A Surprise From the Supervolcano Under Yellowstone


Ms. Shamloo later analyzed trace crystals in the volcanic leftovers, allowing her to pin down changes before the supervolcano’s eruption. Each crystal once resided within the vast, seething ocean of magma deep underground. As the crystals grew outward, layer upon layer, they recorded changes in temperature, pressure and water content beneath the volcano, much like a set of tree rings.

“We expected that there might be processes happening over thousands of years preceding the eruption,” said Christy Till, a geologist at Arizona State, and Ms. Shamloo’s dissertation adviser. Instead, the outer rims of the crystals revealed a clear uptick in temperature and a change in composition that occurred on a rapid time scale. That could mean the supereruption transpired only decades after an injection of fresh magma beneath the volcano.

The time scale is the blink of an eye, geologically speaking. It’s even shorter than a previous study that found that another ancient supervolcano beneath California’s Long Valley caldera awoke hundreds of years before its eruption. As such, scientists are just now starting to realize that the conditions that lead to supereruptions might emerge within a human lifetime.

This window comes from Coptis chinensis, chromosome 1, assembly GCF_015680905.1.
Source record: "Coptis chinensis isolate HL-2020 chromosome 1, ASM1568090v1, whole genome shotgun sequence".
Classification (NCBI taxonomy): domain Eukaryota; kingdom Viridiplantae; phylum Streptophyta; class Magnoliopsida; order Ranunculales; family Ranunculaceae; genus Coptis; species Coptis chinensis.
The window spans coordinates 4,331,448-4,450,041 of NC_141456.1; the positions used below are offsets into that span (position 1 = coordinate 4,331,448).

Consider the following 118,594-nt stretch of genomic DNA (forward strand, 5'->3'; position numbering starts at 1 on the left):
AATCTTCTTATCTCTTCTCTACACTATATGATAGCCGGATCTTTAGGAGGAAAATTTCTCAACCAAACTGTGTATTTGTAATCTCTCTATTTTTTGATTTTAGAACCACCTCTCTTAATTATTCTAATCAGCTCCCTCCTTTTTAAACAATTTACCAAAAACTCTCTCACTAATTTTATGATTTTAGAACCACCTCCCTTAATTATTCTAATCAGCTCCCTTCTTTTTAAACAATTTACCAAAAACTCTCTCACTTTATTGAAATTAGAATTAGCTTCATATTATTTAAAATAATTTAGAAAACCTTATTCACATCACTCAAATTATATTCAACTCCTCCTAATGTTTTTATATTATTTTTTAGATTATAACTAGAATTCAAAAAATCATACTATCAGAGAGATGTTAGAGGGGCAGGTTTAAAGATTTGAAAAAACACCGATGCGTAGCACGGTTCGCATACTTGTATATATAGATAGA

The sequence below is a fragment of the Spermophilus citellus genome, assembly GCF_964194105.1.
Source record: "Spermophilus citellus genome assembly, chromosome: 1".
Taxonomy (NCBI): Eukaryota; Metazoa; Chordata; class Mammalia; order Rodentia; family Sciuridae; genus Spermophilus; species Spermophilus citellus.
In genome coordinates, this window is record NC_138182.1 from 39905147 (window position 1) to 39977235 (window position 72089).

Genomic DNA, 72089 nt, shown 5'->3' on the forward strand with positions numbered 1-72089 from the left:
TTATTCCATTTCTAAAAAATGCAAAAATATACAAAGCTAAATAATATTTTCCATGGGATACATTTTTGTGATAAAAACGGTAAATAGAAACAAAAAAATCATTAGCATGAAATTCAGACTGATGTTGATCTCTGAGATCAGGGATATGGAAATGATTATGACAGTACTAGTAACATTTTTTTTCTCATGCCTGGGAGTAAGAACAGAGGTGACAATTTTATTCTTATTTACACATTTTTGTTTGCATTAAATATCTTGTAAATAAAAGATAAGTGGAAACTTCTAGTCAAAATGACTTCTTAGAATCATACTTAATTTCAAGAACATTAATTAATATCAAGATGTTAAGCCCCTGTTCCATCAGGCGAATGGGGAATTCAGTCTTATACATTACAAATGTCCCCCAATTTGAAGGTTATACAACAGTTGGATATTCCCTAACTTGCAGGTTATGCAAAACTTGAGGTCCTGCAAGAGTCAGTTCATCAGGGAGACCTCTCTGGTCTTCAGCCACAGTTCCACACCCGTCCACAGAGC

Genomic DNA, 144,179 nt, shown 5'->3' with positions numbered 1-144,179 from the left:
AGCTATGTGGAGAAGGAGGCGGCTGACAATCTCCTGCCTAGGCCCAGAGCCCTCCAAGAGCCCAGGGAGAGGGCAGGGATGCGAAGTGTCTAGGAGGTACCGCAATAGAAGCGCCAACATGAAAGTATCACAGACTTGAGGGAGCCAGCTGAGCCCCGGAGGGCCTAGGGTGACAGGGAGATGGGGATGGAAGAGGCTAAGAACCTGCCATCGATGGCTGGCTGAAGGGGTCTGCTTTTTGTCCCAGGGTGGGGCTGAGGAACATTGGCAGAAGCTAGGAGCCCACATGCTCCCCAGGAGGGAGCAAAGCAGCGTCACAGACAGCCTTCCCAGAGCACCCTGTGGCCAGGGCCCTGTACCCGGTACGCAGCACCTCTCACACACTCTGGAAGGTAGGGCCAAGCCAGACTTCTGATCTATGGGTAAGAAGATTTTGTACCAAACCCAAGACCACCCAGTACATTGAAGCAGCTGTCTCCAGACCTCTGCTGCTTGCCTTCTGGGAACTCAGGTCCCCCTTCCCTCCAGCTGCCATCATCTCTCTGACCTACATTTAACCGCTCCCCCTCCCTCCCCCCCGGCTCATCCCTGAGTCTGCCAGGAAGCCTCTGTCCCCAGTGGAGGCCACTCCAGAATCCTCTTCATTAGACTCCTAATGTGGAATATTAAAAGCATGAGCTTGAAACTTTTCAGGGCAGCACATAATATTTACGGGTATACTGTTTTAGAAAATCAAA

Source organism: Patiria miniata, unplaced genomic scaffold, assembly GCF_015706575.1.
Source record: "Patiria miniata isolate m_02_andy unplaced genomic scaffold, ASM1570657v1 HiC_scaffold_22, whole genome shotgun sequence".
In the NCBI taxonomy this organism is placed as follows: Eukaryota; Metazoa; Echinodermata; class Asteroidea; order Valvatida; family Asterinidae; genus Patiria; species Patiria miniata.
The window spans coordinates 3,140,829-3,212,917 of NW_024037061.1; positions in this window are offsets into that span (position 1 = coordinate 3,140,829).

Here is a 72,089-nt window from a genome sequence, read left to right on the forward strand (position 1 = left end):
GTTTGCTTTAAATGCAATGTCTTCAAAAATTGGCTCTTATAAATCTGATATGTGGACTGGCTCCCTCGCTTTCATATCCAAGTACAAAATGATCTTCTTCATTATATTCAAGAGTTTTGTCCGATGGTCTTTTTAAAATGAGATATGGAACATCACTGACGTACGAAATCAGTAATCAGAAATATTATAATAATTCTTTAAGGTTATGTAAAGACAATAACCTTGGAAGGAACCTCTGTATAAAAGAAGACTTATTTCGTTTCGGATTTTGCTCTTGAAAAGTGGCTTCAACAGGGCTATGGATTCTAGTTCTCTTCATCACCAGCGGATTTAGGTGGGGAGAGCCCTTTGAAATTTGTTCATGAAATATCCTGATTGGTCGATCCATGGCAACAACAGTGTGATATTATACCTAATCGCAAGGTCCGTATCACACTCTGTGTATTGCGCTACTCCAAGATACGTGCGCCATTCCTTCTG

“It’s shocking how little time is required to take a volcanic system from being quiet and sitting there to the edge of an eruption,” said Ms. Shamloo, though she warned that there’s more work to do before scientists can verify a precise time scale.

Kari Cooper, a geochemist at the University of California, Davis who was not involved in the research, said Ms. Shamloo and Dr. Till’s research offered more insights into the time frames of supereruptions, although she is not yet convinced that scientists can pin down the precise trigger of the last Yellowstone event. Geologists must now figure out what kick-starts the rapid movements leading up to supereruptions.

“It’s one thing to think about this slow gradual buildup — it’s another thing to think about how you mobilize 1,000 cubic kilometers of magma in a decade,” she said.

As the research advances, scientists hope they will be able to spot future supereruptions in the making. The odds of Yellowstone, or any other supervolcano, erupting anytime soon are small. But understanding the largest eruptions can only help scientists better understand, and therefore forecast, the entire spectrum of volcanic eruptions — something that Dr. Cooper thinks will be possible in a matter of decades.

Correction: October 11, 2017

An earlier version of a home page headline for this article misstated the location of a supervolcano that drives geological activity. It is beneath Yellowstone National Park, not Yosemite. Additionally, the amount of material that could be expelled by the supervolcano was miscalculated. It is 2,500 times more than erupted from Mount St. Helens in 1980, not 250,000.

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